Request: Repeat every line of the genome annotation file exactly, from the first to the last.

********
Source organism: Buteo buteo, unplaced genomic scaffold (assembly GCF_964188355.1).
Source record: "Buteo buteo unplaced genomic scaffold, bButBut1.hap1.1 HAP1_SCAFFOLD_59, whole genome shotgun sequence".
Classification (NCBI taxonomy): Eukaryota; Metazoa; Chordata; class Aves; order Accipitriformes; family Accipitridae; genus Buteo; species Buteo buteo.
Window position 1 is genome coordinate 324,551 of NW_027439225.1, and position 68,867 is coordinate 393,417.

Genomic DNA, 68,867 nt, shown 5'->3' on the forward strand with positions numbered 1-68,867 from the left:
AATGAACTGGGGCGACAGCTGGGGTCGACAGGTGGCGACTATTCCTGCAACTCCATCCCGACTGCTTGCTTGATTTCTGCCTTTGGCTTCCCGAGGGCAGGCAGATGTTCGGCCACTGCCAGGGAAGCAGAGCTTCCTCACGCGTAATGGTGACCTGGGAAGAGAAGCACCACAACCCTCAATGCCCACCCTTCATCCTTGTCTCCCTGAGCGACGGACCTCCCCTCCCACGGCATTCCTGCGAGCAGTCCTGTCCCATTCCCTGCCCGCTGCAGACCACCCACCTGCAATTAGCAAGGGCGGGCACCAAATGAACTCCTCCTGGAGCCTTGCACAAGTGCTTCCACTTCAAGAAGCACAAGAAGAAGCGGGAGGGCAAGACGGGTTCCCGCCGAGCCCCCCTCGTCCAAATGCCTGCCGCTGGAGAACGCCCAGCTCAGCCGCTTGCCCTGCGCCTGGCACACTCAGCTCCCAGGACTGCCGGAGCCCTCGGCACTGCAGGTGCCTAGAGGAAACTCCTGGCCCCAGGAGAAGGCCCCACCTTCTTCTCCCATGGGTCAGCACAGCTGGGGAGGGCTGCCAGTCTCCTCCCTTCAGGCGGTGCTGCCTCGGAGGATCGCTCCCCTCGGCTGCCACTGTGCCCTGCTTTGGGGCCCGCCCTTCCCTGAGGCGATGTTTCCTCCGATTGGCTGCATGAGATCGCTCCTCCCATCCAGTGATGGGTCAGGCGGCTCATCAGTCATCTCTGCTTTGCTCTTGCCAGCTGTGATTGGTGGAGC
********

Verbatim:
Source organism: Buteo buteo, unplaced genomic scaffold (assembly GCF_964188355.1).
Source record: "Buteo buteo unplaced genomic scaffold, bButBut1.hap1.1 HAP1_SCAFFOLD_59, whole genome shotgun sequence".
Classification (NCBI taxonomy): Eukaryota; Metazoa; Chordata; class Aves; order Accipitriformes; family Accipitridae; genus Buteo; species Buteo buteo.
Window position 1 is genome coordinate 324,551 of NW_027439225.1, and position 68,867 is coordinate 393,417.

Genomic DNA, 68,867 nt, shown 5'->3' on the forward strand with positions numbered 1-68,867 from the left:
AATGAACTGGGGCGACAGCTGGGGTCGACAGGTGGCGACTATTCCTGCAACTCCATCCCGACTGCTTGCTTGATTTCTGCCTTTGGCTTCCCGAGGGCAGGCAGATGTTCGGCCACTGCCAGGGAAGCAGAGCTTCCTCACGCGTAATGGTGACCTGGGAAGAGAAGCACCACAACCCTCAATGCCCACCCTTCATCCTTGTCTCCCTGAGCGACGGACCTCCCCTCCCACGGCATTCCTGCGAGCAGTCCTGTCCCATTCCCTGCCCGCTGCAGACCACCCACCTGCAATTAGCAAGGGCGGGCACCAAATGAACTCCTCCTGGAGCCTTGCACAAGTGCTTCCACTTCAAGAAGCACAAGAAGAAGCGGGAGGGCAAGACGGGTTCCCGCCGAGCCCCCCTCGTCCAAATGCCTGCCGCTGGAGAACGCCCAGCTCAGCCGCTTGCCCTGCGCCTGGCACACTCAGCTCCCAGGACTGCCGGAGCCCTCGGCACTGCAGGTGCCTAGAGGAAACTCCTGGCCCCAGGAGAAGGCCCCACCTTCTTCTCCCATGGGTCAGCACAGCTGGGGAGGGCTGCCAGTCTCCTCCCTTCAGGCGGTGCTGCCTCGGAGGATCGCTCCCCTCGGCTGCCACTGTGCCCTGCTTTGGGGCCCGCCCTTCCCTGAGGCGATGTTTCCTCCGATTGGCTGCATGAGATCGCTCCTCCCATCCAGTGATGGGTCAGGCGGCTCATCAGTCATCTCTGCTTTGCTCTTGCCAGCTGTGATTGGTGGAGC